As I touched upon on Monday, the pace of your novel has to be 'right' for the genre, and the pace shouldn't be the same throughout. Each scene has its own pacing requirements. Today, I'll talk about ways to control pace. Much of this information comes from workshops I've taken from Deb Courtney and Kelley Anderson.
Courtney suggests paying attention to your own physiological reactions when you're writing a high-tension scene. What is your heart rate doing? Your breathing? Your writing should mimic these responses with short sentences, be they narrative or dialogue.
In an action scene, your characters are physically doing things. Here, you want to reduce narrative, and eliminate inner thoughts and reflection. (I covered something like this in my "phone booth and gorilla post")
Think about a movie. You'll want to pull in tight, like a camera close-up. You'll want to stick to a single point of view for these scenes. Use short sentences, short phrases. Even short words. Single syllable words ending with harsh sounds, such as K or Z have more impact. Eliminate adverbs. Minimize dialogue to what's necessary.
In slower paced scenes, you have time to let your characters reflect. This is where there's time for description. Here, action is minimized. In your movie, you'd be pulling back, using a wider-angle. Lengthen your sentences and use softer sounds. Dialogue is looser here, and can be interspersed with action. The letter S is good for soft tension.
Even dialogue can slow a story. It must move the story forward. It's OK to summarize the basics. She warned of rehashing events in dialogue. No small talk. Armstrong then progressed to elaborate on one of Elmore Leonard's rules: "Don't write the part that readers skip." What do readers skip? (Not all true for all readers, of course).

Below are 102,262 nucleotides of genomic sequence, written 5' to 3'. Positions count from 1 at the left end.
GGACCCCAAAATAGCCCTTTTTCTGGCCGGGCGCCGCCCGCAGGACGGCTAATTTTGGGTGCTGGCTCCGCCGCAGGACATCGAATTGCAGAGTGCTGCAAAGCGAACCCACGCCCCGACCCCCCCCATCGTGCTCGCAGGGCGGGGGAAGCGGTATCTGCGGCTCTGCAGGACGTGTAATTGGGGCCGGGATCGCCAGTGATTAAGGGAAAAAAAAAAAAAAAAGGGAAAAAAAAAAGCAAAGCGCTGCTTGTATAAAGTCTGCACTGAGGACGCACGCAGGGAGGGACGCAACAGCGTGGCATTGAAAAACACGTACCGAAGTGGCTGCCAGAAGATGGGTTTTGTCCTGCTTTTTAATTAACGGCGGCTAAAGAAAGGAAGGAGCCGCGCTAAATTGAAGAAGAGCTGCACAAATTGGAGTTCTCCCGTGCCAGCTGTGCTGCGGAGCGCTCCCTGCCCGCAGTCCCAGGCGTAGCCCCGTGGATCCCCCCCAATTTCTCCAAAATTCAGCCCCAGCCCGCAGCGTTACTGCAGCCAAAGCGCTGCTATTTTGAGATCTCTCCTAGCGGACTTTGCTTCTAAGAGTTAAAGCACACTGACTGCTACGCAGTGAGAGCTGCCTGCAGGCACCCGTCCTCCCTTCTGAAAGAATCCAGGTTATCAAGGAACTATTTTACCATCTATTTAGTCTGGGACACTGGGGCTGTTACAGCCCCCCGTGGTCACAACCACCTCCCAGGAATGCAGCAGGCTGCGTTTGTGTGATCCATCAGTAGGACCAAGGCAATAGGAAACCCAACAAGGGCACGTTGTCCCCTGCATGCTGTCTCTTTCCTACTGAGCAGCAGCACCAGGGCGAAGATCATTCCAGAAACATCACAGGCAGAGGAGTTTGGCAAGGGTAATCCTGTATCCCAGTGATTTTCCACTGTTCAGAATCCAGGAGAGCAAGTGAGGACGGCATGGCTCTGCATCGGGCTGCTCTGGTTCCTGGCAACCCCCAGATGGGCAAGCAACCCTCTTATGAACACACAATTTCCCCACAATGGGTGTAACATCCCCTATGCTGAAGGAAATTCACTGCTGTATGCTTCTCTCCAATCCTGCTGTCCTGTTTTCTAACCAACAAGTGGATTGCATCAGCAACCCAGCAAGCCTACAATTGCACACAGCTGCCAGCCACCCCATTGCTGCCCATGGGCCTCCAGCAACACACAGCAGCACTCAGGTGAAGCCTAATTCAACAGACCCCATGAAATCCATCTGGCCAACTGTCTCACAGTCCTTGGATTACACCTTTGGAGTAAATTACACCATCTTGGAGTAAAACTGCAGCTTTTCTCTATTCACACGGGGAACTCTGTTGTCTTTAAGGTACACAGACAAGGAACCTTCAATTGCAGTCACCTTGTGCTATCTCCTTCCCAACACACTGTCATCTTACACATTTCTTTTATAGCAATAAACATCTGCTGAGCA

Characters on Soap boxes
Lyrics and poetry
Flashbacks and back story.
For all of these, a little goes a long way. Break it up.
She also reiterated the importance of stopping chapters where something is about to happen. It doesn't have to be a cliffhanger, but it should make the reader want to know what actually happens.
What about you? Have you ever read a book where the story was 'right' but the pacing was off? Did it diminish the enjoyment you got out of the book?
Terry Odell is the author of numerous romantic suspense novels, mystery novels, as well as contemporary romance short stories. Most of her books are available in both print and digital formats. She's the author of the Blackthorne, Inc. series, steamy romantic suspense novels featuring a team of covert ops specialists, the Pine Hills Police series, set in a small Oregon town, and the Mapleton Mystery series, featuring a reluctant police chief in a small Colorado town. To see all her books, visit her website. You can also find her at her blog, Terry's Place, as well as follow her on Twitter, or visit her Facebook page.